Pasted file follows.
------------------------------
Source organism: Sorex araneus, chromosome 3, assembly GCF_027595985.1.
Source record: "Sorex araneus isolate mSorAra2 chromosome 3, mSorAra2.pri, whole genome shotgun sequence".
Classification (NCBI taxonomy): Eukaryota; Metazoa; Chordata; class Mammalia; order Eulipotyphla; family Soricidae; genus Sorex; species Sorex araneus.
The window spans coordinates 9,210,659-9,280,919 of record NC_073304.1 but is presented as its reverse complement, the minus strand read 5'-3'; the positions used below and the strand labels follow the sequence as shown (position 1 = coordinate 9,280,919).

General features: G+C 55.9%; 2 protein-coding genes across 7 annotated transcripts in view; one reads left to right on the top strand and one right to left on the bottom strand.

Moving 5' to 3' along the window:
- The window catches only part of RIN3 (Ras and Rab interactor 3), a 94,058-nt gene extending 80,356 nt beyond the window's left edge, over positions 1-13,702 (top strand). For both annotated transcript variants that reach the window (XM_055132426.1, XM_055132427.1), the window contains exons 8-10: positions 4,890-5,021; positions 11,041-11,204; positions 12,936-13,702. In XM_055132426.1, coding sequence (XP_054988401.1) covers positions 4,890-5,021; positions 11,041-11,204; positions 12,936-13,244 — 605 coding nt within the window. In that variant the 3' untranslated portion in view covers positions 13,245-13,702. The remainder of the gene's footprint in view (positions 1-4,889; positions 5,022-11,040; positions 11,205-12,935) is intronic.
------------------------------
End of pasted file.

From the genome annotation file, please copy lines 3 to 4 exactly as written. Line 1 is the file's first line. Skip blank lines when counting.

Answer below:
Classification (NCBI taxonomy): Eukaryota; Metazoa; Chordata; class Mammalia; order Eulipotyphla; family Soricidae; genus Sorex; species Sorex araneus.
The window spans coordinates 9,210,659-9,280,919 of record NC_073304.1 but is presented as its reverse complement, the minus strand read 5'-3'; the positions used below and the strand labels follow the sequence as shown (position 1 = coordinate 9,280,919).